Combinatorics Seminars

Academic year 2008-2009



Overview Schedule and Abstracts Participating Directions and Parking


SMC Math Dept. 

SMC CS Dept. 

SMC Home  Jo Ellis-Monaghan Home
UVM Math Dept. UVM CS Dept. UVM Home Dan Archdeacon Home


SMC/UVM Joint  Combinatorics Seminar, Fall 2008-Spring 2009.

(Note:  If you are on the announcement distribution list, and wish to be removed, or if you or someone you know would like to be added, please contact the organizers at: or



For many years the Math and CS departments at UVM have conducted weekly discrete math/combinatorics/computer science seminars.  These seminars are now held jointly with St. Michael's college, with the location alternating campuses. Recently, in addition to traditional talks in theoretical combinatorics, there has also been a focus on the applications of combinatorics.  Our goal is to bring together academic and industry researchers for a productive exchange of the theory and applications of combinatorics.  This fall's seminar series will continue and build on the foundations laid in the previous semesters.

Examples of areas of application in computer science include data mining, storage in disk arrays, the design of parallel algorithms, software testing, database formatting, file organization, the analysis of algorithms, the design of networks, and interconnection strategies for networks.  Applications in information theory include wireless networking (the design of radio and satellite networks), internet communication protocols, signal processing, timing analysis and multiaccess communications. Combinatorial techniques are also used to address problems involving scheduling, packing, data compression, and book-width and fault-tolerant processing.  In molecular biology/biotechnology, applications include mapping genomes, forming the clone libraries, and designing chips for DNA probes.  In the past year and a half, new applications have even come out of Wall Street; (t,m,s)-nets are being used in numerical integration problems in financial mathematics.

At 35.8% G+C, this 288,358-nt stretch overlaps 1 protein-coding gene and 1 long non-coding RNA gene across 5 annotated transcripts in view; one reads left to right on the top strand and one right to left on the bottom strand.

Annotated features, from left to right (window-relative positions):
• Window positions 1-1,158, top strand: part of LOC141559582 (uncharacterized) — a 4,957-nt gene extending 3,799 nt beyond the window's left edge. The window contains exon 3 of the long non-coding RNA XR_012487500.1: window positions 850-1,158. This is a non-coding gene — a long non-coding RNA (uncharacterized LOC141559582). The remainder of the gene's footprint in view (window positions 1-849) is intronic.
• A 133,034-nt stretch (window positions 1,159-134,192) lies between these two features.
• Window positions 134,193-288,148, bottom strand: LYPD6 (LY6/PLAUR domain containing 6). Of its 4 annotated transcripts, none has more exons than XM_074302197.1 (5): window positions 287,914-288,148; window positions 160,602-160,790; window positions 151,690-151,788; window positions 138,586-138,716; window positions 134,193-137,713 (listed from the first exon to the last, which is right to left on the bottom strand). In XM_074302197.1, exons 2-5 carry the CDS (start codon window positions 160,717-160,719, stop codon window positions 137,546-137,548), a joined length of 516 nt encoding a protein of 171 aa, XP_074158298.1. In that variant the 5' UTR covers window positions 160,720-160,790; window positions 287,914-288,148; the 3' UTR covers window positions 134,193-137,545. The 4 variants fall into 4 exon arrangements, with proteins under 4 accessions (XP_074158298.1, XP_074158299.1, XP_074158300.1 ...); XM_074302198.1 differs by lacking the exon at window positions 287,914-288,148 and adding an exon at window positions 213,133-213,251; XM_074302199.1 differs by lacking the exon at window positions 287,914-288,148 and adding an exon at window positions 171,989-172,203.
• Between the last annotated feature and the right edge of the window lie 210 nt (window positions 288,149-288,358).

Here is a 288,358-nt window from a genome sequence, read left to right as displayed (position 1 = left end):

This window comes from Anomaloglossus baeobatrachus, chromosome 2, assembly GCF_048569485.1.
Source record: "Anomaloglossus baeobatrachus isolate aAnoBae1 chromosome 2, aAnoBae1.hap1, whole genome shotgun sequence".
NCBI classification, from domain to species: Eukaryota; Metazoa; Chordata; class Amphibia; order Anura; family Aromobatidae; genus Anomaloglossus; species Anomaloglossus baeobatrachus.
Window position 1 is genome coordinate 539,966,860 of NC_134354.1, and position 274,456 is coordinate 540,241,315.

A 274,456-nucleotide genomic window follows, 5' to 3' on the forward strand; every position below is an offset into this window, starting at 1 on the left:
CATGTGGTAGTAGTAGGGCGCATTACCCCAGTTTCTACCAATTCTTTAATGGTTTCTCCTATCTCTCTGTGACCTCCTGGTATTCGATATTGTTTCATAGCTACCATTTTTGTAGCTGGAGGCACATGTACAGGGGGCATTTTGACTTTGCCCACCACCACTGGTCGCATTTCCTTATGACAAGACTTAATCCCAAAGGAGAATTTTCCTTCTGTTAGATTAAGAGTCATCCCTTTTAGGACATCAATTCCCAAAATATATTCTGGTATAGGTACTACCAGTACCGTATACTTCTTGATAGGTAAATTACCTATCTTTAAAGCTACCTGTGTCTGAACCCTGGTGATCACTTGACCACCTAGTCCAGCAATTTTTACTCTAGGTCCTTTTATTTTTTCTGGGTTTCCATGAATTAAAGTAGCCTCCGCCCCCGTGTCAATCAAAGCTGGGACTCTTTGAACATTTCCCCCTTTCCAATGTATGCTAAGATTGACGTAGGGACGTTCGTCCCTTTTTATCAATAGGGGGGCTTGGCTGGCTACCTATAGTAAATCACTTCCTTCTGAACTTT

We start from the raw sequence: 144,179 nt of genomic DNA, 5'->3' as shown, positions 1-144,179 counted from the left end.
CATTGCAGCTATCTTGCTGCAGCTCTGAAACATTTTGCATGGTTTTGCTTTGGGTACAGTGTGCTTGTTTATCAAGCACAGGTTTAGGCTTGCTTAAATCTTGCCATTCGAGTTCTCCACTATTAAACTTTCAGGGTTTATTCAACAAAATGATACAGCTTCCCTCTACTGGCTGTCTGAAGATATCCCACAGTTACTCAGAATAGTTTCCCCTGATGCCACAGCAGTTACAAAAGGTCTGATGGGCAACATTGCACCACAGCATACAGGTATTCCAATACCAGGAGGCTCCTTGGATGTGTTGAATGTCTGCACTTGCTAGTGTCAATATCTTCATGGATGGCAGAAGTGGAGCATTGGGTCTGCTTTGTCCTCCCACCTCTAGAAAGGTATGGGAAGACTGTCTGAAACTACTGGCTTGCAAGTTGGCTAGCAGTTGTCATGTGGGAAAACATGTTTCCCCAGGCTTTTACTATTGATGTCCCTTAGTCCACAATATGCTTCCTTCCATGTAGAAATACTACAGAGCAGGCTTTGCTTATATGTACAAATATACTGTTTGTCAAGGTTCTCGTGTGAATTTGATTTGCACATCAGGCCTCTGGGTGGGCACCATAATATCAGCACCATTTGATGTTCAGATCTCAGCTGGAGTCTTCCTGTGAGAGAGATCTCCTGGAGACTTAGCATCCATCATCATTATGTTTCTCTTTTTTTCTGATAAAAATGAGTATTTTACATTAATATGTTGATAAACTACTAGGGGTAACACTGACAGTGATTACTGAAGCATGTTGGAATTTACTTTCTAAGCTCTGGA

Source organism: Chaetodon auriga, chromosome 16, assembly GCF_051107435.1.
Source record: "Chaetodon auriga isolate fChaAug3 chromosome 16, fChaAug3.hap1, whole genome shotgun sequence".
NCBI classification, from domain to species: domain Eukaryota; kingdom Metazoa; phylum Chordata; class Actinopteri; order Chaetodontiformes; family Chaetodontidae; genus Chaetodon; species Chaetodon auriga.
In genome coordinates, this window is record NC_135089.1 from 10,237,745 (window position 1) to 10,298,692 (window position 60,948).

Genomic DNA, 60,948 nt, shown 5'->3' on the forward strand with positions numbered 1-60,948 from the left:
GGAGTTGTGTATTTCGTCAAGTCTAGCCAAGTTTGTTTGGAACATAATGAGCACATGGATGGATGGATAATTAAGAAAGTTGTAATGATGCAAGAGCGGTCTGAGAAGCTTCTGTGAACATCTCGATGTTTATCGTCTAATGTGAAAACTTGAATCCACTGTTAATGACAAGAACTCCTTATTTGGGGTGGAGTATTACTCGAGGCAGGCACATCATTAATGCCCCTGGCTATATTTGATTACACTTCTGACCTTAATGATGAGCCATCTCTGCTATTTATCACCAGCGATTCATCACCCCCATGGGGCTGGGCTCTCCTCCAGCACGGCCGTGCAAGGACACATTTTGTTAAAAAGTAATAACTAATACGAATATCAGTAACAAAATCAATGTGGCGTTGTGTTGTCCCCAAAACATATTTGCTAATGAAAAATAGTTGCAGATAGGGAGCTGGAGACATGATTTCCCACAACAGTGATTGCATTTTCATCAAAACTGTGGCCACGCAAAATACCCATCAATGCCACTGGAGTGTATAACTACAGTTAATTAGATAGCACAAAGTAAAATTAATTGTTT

A wide range of combinatorial techniques and theory is available for such applications.  In recent years a great deal of work has been done on developing new constructions, and a powerful theory of combinatorial constructions is emerging.  These applications come at a time when the power of combinatorial constructions combined with computational methods is beginning to be fully realized.  The problems appearing in these applications are providing us with new and challenging existence questions as well as surprising applications of familiar and long studied combinatorial techniques.



These seminars are open to the public.  No registration or fees are required to attend. 

Both industry and academic users of combinatorial techniques are invited to  share their own particular interests by conducting one of the seminars.  If you have an industry problem or other application that you are working with, this is an opportunity to present it to group of people who may be able to offer some approaches to it using newly developed techniques.  If you are a mathematician or computer scientist, this is a chance to hear about interesting problems and to share your techniques with people who might have a real need for them.  

The format of the seminars may be presentations, workshops, background followed by discussion, or even brain-storming sessions, at the discretion of the individual speakers.  If you are interested in conducting a session, please contact the organizers at or  with a brief description of what you would like to talk about.

Schedule and Abstracts

The seminars generally will occur every other week, mid-afternoon on Monday, Wednesday or Friday, depending on the speaker's schedule.  Check specific abstracts for details.

Links to on-line slides and other resources from the various talks (if available) are provided at the end of each abstract.



9-11-08 Dan Archdeacon The crossing numbers of graphs on the plane, the torus, and the double torus
9-18-08 John Voight On lattice polygons
9-26-08 Thomas Prellberg Car parking and combinatorics
10-2-08 Alan Ling Some results on Deletion/Insertion Codes